Office for Statistics Regulation director-general for regulation Ed Humpherson welcomed the clarification. ‘This is a good example of a producer standing up for its statistics, being visible and trying to prevent misuse and misunderstanding,’ he said. He pointed out a blog from January 2021, which, while the figures quoted were out of date, provided a good explanation of how death figures are reported.


Study reveals high potential for Covid reinfections with Omicron

Imperial College London, React study

Covid-19 infections in England may no longer be reducing as rapidly as they were in early January, according to the latest results from the React 1 study.

The Department of Health and Social Care-commissioned study by Imperial College London takes swabs from 100,000 people across England each month to show current levels of infection. The findings show that about one in 23 people were infected during this period – some 4.4% of the population – the highest level of infection since the study began in May 2020. It was also three times higher than figure from the December round.

More detailed analysis of the trends in the data suggest that infections peaked close to 5 January. They then fell before flattening off at a very high rate by mid-January. Infections decreased in adults but rose in school children. Five- to 11-year-olds had the highest number of infections with one in 13 testing positive. Infection levels were lowest for those over 75, with just one in 41 having the virus, although this represented a 12-fold increase compared with December.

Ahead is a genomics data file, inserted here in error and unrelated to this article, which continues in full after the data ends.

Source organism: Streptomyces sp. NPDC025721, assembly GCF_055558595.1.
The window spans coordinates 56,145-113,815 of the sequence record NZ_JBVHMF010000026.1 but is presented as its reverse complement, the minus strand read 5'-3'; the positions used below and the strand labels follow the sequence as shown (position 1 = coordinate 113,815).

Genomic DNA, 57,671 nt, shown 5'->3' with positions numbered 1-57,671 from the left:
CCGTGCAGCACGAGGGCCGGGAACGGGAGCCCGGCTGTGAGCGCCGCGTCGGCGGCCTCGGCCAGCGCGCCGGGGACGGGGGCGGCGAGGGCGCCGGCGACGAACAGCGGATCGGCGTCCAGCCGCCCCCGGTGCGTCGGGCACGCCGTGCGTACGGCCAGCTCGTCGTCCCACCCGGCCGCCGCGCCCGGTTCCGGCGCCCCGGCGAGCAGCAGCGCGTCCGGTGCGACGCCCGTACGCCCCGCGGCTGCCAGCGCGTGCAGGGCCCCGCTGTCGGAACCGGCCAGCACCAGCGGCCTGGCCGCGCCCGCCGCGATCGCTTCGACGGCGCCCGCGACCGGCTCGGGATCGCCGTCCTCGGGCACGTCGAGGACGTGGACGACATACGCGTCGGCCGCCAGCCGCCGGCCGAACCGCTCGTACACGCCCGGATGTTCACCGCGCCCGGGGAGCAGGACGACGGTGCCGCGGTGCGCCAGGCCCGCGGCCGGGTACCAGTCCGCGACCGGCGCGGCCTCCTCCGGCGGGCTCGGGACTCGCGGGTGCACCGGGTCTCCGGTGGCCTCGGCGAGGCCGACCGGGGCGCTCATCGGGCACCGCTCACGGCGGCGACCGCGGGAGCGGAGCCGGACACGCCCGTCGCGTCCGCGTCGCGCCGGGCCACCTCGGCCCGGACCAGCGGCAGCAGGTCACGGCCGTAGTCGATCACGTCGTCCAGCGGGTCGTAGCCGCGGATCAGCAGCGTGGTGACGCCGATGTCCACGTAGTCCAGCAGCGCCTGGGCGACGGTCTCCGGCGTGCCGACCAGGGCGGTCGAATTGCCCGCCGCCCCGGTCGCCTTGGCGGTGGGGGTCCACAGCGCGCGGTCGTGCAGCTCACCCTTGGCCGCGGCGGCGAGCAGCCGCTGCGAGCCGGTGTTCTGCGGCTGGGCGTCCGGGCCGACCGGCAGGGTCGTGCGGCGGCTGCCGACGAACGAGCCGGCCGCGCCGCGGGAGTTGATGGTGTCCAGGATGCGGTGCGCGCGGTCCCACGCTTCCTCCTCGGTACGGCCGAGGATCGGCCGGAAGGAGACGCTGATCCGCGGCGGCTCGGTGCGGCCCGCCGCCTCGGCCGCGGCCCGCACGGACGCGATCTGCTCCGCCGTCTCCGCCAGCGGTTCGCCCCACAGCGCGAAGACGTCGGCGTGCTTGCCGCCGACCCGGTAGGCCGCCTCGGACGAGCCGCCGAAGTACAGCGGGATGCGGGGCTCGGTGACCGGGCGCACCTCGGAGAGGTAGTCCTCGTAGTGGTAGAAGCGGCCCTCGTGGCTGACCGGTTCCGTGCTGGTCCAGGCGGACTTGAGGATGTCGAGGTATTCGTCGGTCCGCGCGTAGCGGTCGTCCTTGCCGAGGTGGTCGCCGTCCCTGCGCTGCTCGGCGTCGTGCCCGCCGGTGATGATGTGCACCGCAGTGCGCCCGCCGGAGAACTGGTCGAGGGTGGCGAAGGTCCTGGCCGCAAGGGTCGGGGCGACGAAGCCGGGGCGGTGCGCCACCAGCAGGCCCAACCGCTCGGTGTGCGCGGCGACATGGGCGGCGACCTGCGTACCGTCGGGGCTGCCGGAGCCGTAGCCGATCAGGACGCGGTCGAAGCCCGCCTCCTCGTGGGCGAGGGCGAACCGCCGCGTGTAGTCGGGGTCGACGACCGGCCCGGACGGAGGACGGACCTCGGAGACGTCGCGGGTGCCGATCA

Self-reported data suggested that two-thirds of infections were in people who had had an earlier Covid infection. However, some of these positive results could be due to the sensitivity of the PCR tests picking up a recent infection rather than representing a re-infection.

Paul Elliott, a professor from Imperial’s School of Public Health, said the rapid drop during January was good news. ‘But [infections] are still extremely high and may have recently stalled at a very high prevalence,’ he said. However, the increasing prevalence among school children and the rise in older people were concerns.

‘It’s therefore vital that we continue to monitor the situation closely to understand the impact of the Omicron variant, which now makes up almost all infections in the country.’

Researchers also looked at public data on hospitalisations and deaths. They found a reduced risk of hospitalisation between February and May and September and December. And between February and December there was a consistently lower risk of death. Both are believed to be a result of the vaccination programme and improved treatment.


NHS remains under real strain

NHS Confederation, briefing

There is clear evidence at a national level that the latest wave of Covid-19 is moving past its peak. Cases have reduced from their high in early January and there have been reductions in hospitalisations and patients in hospital at the national level. However, the NHS Confederation warned this week that there were regional variations and the NHS continued to be under immense strain.